Santa still raking it in, despite climate of political correctness

Santa Claus, who spends a lot of time in U.S. air space but is rarely troubled by customs inspections, sat back and lit up a Cuban cigar....

Santa Claus, who spends a lot of time in U.S. air space but is rarely troubled by customs inspections, sat back and lit up a Cuban cigar.

It had been a good Christmas. There had been no real ‘Tickle Me Elmo’ phenomenon this year, no lines of angry mothers at his doorstep wondering why he hadn’t tripled production back in July. (How was he supposed to know, anyway? Predicting the economy wasn’t part of his job description. Who’d they think he was, Alan Greenspan?)

And the residual cheques from ACTRA were flying in. They seemed to get more and more dependable every year. It was as if all the copywriters and art directors (the old guy still couldn’t get used to the term ‘creatives’) had only one thought when a Christmas assignment showed up. Him. But fortunately, he figured, blowing a smoke dollar sign, if they had to have a one-trick pony, he was glad he was the pony.

In his more introspective moments, Santa was actually quite surprised that he had survived at all. After all, this was an era of political correctness. It wasn’t the overweight thing, you could counter that by being jolly, and a few good ho-ho-hos generally could get the challenger to change the subject.

No, it was the fact that, say what you will, Santa Claus was unalterably tied to Christmas. And everywhere else in corporate communications, Christmas had pretty much gone the way of the boardroom ashtray.

Santa knew what all 21st-century copywriters know: that the year-end is nowadays supposed to be shared. That if you say ‘Christmas’, you now also have to say ‘Hanukkah’ and ‘Kwanzaa’ and ‘Ramadan’, at the very very least. And your copy winds up as crowded and incomprehensible as the bottom of a mutual-fund ad, or the French side of a pharmaceutical label.

St. Nick (he knew that if you really thought about it, you’d realize he was baptized Catholic) smiled, remembering a recent New Yorker cartoon. The drawing showed an agency group presenting a Christmas-card layout to a senior executive, who responded, ‘Season’s Greetings! I like that! Just run it through legal, and we’ll go with it!’ Santa figured that about captured it.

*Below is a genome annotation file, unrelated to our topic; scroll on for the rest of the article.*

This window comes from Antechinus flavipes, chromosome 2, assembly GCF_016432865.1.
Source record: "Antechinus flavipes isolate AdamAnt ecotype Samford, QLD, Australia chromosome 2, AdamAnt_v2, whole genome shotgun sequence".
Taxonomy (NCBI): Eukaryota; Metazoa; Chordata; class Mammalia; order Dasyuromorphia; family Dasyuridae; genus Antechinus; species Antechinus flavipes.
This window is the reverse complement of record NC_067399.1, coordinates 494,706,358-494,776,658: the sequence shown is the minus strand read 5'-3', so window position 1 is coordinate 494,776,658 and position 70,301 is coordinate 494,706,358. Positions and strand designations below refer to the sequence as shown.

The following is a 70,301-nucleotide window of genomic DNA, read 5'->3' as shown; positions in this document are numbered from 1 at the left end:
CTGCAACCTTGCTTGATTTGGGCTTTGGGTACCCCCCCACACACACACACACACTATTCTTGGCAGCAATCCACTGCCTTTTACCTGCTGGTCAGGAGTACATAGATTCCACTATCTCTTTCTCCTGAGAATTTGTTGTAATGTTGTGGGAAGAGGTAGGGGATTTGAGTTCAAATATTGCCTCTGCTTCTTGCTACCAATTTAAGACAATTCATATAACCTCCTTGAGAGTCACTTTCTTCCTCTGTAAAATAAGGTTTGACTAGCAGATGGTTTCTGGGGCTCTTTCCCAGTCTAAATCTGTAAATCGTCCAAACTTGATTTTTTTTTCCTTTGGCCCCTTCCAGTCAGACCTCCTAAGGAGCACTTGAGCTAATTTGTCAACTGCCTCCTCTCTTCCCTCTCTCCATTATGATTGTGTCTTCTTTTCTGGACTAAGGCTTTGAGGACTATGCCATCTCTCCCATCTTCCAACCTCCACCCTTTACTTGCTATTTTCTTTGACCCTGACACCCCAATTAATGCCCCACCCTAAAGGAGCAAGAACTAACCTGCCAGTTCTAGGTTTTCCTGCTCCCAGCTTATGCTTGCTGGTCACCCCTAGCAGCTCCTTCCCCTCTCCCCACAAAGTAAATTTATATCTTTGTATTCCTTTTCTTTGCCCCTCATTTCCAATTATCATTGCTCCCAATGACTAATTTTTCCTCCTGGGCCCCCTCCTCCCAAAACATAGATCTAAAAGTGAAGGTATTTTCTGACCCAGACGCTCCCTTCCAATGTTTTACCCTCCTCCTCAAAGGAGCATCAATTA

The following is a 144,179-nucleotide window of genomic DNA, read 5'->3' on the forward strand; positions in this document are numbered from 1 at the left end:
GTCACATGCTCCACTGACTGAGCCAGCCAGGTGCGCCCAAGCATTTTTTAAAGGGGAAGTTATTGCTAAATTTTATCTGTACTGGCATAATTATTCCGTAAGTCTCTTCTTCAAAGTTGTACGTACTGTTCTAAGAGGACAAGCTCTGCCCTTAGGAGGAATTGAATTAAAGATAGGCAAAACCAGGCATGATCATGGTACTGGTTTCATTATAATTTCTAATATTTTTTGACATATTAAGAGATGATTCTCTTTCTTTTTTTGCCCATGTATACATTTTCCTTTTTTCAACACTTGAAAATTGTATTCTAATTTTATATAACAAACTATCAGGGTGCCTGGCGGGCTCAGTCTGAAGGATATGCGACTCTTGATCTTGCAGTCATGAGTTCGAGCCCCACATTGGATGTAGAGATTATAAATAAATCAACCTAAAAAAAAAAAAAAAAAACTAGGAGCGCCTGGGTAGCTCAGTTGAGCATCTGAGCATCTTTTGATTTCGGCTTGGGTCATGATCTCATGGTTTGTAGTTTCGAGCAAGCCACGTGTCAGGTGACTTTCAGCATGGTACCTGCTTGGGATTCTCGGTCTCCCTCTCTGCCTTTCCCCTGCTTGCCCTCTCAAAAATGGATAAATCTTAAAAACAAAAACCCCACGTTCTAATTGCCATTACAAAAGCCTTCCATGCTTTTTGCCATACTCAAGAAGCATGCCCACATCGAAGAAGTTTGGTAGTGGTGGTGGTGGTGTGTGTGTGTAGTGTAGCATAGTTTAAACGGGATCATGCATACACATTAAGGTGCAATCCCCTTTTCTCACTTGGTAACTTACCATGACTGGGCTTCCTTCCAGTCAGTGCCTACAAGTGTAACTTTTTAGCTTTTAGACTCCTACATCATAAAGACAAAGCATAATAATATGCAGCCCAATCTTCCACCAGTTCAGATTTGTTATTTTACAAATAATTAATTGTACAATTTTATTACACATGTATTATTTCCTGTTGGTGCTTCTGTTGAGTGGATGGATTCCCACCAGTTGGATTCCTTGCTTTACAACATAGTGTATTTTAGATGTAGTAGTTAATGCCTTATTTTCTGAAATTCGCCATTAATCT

And yet, somehow, he had not only survived, he had bloomed. All you had to do was turn on your radio to confirm that. From car dealers to dot-coms, department stores to electronic toys, just about every spot you heard starred the big deep voice filtered through the big white beard.

He loved it. He wasn’t too thrilled about some of the liberties taken with his carefully developed persona – he thought he’d better talk to his trademark lawyer about ‘Sanyo Claus’ – but the residuals made up for a lot of minor sins.

As with anybody, Santa had his likes and dislikes. He was kind of partial to the long-running Canadian Tire ‘Give Like Santa, Save Like Scrooge’ campaign, because it had an idea in it. Unlike a lot of glib adfolk, Santa liked ideas.

He also liked the Fido billboard, showing him and an English sheepdog, looking like twins separated at birth. He knew it was just a visual joke, but it was a damn good one, and it further built a brand brilliantly centered on dogs. Unlike a lot of grinchy clients, Santa liked feel-good advertising.

But really, there wasn’t much else worth much. In general, Santa knew, he was an easy solution, no creative sweat required. And for a seasonal campaign, where most clients won’t let you pay big bucks for somebody like Madonna (talk about Christmas trademark infringement!), he came cheap.

Hey, don’t be picky, said the big guy to himself, reaching for a second panatela. But he did make a note to talk to his agent before next Christmas. The elves were getting all the good lines.

John Burghardt’s checkered resume includes the presidency of a national agency, several films for the Shah’s government in Iran, collaboration with Jim Henson to create the Cookie Monster, and a Cannes Gold Lion. The letterhead of his thriving business now reads ‘STRATEGIC PLANNING • CREATIVE THINKING’. He can be reached by phone at (416) 693-5072, by fax at (416) 693-5100 or by e-mail at